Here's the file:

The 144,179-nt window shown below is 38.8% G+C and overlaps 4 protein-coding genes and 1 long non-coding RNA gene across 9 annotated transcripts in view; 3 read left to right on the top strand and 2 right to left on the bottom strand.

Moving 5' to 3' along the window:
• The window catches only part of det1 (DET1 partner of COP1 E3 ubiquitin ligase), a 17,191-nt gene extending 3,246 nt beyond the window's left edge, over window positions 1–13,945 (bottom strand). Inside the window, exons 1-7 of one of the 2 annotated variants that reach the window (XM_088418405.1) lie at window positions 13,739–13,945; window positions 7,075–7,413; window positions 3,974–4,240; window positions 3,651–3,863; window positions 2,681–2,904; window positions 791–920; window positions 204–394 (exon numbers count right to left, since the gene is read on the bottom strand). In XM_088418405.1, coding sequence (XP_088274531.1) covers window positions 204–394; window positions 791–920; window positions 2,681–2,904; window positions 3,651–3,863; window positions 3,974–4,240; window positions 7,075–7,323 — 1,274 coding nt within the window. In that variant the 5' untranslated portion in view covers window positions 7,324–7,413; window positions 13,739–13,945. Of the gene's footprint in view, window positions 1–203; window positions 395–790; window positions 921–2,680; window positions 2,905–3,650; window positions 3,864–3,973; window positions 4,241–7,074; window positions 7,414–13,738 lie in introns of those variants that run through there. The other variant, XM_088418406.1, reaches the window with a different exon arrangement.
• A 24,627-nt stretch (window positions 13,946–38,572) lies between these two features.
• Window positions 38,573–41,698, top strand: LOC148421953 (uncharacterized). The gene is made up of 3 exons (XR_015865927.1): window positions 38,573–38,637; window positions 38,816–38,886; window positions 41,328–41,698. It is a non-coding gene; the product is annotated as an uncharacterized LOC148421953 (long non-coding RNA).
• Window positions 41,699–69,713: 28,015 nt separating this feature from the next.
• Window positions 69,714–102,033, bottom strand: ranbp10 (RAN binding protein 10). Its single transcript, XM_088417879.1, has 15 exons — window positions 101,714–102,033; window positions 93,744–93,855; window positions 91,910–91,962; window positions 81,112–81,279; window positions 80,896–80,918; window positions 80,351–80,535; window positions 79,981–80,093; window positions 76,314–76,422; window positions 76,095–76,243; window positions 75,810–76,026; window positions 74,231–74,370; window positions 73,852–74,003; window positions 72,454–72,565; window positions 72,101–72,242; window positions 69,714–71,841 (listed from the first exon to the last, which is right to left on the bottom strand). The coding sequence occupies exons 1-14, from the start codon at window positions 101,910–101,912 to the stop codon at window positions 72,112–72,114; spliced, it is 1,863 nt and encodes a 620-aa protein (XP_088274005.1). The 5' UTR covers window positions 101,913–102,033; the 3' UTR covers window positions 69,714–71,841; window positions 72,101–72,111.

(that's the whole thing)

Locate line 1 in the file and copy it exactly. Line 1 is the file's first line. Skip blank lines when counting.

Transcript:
The 144,179-nt window shown below is 38.8% G+C and overlaps 4 protein-coding genes and 1 long non-coding RNA gene across 9 annotated transcripts in view; 3 read left to right on the top strand and 2 right to left on the bottom strand.